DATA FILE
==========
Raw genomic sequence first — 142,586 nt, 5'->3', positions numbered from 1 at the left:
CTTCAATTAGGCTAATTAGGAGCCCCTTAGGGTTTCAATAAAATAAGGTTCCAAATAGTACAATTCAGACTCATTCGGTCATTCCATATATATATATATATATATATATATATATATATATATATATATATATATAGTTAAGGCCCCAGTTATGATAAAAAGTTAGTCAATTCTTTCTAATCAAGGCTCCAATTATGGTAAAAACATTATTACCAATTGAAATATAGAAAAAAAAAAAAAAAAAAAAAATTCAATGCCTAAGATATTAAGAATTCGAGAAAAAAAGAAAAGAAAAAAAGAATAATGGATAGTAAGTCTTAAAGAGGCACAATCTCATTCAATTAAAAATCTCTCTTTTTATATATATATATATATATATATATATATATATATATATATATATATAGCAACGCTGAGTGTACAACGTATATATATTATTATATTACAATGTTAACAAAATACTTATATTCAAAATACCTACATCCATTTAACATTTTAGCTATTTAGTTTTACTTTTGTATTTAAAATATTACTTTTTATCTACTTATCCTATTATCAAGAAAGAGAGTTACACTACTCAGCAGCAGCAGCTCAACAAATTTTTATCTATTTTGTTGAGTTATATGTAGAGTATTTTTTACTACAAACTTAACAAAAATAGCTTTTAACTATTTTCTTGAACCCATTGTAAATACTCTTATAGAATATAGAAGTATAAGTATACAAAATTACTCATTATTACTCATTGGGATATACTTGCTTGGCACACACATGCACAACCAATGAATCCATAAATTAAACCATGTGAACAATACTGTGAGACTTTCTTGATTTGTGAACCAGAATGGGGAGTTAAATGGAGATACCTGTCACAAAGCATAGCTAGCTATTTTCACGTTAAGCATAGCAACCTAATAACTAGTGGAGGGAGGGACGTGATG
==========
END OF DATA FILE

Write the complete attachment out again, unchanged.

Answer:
Raw genomic sequence first — 142,586 nt, 5'->3', positions numbered from 1 at the left:
CTTCAATTAGGCTAATTAGGAGCCCCTTAGGGTTTCAATAAAATAAGGTTCCAAATAGTACAATTCAGACTCATTCGGTCATTCCATATATATATATATATATATATATATATATATATATATATATATATATATAGTTAAGGCCCCAGTTATGATAAAAAGTTAGTCAATTCTTTCTAATCAAGGCTCCAATTATGGTAAAAACATTATTACCAATTGAAATATAGAAAAAAAAAAAAAAAAAAAAAATTCAATGCCTAAGATATTAAGAATTCGAGAAAAAAAGAAAAGAAAAAAAGAATAATGGATAGTAAGTCTTAAAGAGGCACAATCTCATTCAATTAAAAATCTCTCTTTTTATATATATATATATATATATATATATATATATATATATATATATATAGCAACGCTGAGTGTACAACGTATATATATTATTATATTACAATGTTAACAAAATACTTATATTCAAAATACCTACATCCATTTAACATTTTAGCTATTTAGTTTTACTTTTGTATTTAAAATATTACTTTTTATCTACTTATCCTATTATCAAGAAAGAGAGTTACACTACTCAGCAGCAGCAGCTCAACAAATTTTTATCTATTTTGTTGAGTTATATGTAGAGTATTTTTTACTACAAACTTAACAAAAATAGCTTTTAACTATTTTCTTGAACCCATTGTAAATACTCTTATAGAATATAGAAGTATAAGTATACAAAATTACTCATTATTACTCATTGGGATATACTTGCTTGGCACACACATGCACAACCAATGAATCCATAAATTAAACCATGTGAACAATACTGTGAGACTTTCTTGATTTGTGAACCAGAATGGGGAGTTAAATGGAGATACCTGTCACAAAGCATAGCTAGCTATTTTCACGTTAAGCATAGCAACCTAATAACTAGTGGAGGGAGGGACGTGATG